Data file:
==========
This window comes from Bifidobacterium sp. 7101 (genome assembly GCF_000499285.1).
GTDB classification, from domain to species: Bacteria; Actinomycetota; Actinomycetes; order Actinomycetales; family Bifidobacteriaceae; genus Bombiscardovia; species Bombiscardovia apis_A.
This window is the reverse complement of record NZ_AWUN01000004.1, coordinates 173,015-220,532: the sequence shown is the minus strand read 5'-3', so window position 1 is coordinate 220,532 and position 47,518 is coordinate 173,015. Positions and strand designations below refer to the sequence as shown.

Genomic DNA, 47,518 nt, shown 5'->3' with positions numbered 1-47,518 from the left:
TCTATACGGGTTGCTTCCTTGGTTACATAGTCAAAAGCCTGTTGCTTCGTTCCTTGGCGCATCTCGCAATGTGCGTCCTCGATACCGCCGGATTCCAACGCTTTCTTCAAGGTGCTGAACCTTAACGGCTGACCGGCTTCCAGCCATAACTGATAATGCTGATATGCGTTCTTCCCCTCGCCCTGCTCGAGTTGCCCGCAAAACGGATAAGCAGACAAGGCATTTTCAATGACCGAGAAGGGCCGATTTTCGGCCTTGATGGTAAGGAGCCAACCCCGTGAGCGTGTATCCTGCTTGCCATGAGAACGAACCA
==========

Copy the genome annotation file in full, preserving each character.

This window comes from Bifidobacterium sp. 7101 (genome assembly GCF_000499285.1).
GTDB classification, from domain to species: Bacteria; Actinomycetota; Actinomycetes; order Actinomycetales; family Bifidobacteriaceae; genus Bombiscardovia; species Bombiscardovia apis_A.
This window is the reverse complement of record NZ_AWUN01000004.1, coordinates 173,015-220,532: the sequence shown is the minus strand read 5'-3', so window position 1 is coordinate 220,532 and position 47,518 is coordinate 173,015. Positions and strand designations below refer to the sequence as shown.

Genomic DNA, 47,518 nt, shown 5'->3' with positions numbered 1-47,518 from the left:
TCTATACGGGTTGCTTCCTTGGTTACATAGTCAAAAGCCTGTTGCTTCGTTCCTTGGCGCATCTCGCAATGTGCGTCCTCGATACCGCCGGATTCCAACGCTTTCTTCAAGGTGCTGAACCTTAACGGCTGACCGGCTTCCAGCCATAACTGATAATGCTGATATGCGTTCTTCCCCTCGCCCTGCTCGAGTTGCCCGCAAAACGGATAAGCAGACAAGGCATTTTCAATGACCGAGAAGGGCCGATTTTCGGCCTTGATGGTAAGGAGCCAACCCCGTGAGCGTGTATCCTGCTTGCCATGAGAACGAACCA